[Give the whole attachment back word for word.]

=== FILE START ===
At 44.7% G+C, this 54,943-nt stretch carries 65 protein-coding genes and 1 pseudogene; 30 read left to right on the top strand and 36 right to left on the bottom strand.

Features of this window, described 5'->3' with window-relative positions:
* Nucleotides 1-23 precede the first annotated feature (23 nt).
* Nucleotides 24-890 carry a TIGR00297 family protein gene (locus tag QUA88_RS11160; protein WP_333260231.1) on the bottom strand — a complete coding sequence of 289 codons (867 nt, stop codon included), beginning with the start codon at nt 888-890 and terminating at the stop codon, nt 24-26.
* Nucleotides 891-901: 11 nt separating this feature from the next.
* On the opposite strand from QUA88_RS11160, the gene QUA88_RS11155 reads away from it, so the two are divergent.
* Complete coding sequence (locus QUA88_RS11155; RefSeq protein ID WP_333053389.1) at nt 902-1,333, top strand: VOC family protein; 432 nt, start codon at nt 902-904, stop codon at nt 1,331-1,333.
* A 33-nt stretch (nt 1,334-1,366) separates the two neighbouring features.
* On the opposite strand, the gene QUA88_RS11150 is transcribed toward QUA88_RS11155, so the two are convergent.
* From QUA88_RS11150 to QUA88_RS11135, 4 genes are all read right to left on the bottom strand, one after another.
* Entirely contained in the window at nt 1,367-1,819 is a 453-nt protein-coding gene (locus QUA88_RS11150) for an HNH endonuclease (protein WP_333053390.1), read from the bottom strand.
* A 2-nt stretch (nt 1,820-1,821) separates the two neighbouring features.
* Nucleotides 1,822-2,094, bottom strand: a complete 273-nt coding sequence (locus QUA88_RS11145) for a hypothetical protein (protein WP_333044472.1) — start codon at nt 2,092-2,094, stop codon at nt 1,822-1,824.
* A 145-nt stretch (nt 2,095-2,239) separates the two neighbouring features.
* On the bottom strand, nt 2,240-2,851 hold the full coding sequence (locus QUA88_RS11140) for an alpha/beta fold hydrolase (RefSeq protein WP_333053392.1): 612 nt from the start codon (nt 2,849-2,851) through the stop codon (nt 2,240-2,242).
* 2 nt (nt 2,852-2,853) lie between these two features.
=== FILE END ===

At 44.7% G+C, this 54,943-nt stretch carries 65 protein-coding genes and 1 pseudogene; 30 read left to right on the top strand and 36 right to left on the bottom strand.

Features of this window, described 5'->3' with window-relative positions:
* Nucleotides 1-23 precede the first annotated feature (23 nt).
* Nucleotides 24-890 carry a TIGR00297 family protein gene (locus tag QUA88_RS11160; protein WP_333260231.1) on the bottom strand — a complete coding sequence of 289 codons (867 nt, stop codon included), beginning with the start codon at nt 888-890 and terminating at the stop codon, nt 24-26.
* Nucleotides 891-901: 11 nt separating this feature from the next.
* On the opposite strand from QUA88_RS11160, the gene QUA88_RS11155 reads away from it, so the two are divergent.
* Complete coding sequence (locus QUA88_RS11155; RefSeq protein ID WP_333053389.1) at nt 902-1,333, top strand: VOC family protein; 432 nt, start codon at nt 902-904, stop codon at nt 1,331-1,333.
* A 33-nt stretch (nt 1,334-1,366) separates the two neighbouring features.
* On the opposite strand, the gene QUA88_RS11150 is transcribed toward QUA88_RS11155, so the two are convergent.
* From QUA88_RS11150 to QUA88_RS11135, 4 genes are all read right to left on the bottom strand, one after another.
* Entirely contained in the window at nt 1,367-1,819 is a 453-nt protein-coding gene (locus QUA88_RS11150) for an HNH endonuclease (protein WP_333053390.1), read from the bottom strand.
* A 2-nt stretch (nt 1,820-1,821) separates the two neighbouring features.
* Nucleotides 1,822-2,094, bottom strand: a complete 273-nt coding sequence (locus QUA88_RS11145) for a hypothetical protein (protein WP_333044472.1) — start codon at nt 2,092-2,094, stop codon at nt 1,822-1,824.
* A 145-nt stretch (nt 2,095-2,239) separates the two neighbouring features.
* On the bottom strand, nt 2,240-2,851 hold the full coding sequence (locus QUA88_RS11140) for an alpha/beta fold hydrolase (RefSeq protein WP_333053392.1): 612 nt from the start codon (nt 2,849-2,851) through the stop codon (nt 2,240-2,242).
* 2 nt (nt 2,852-2,853) lie between these two features.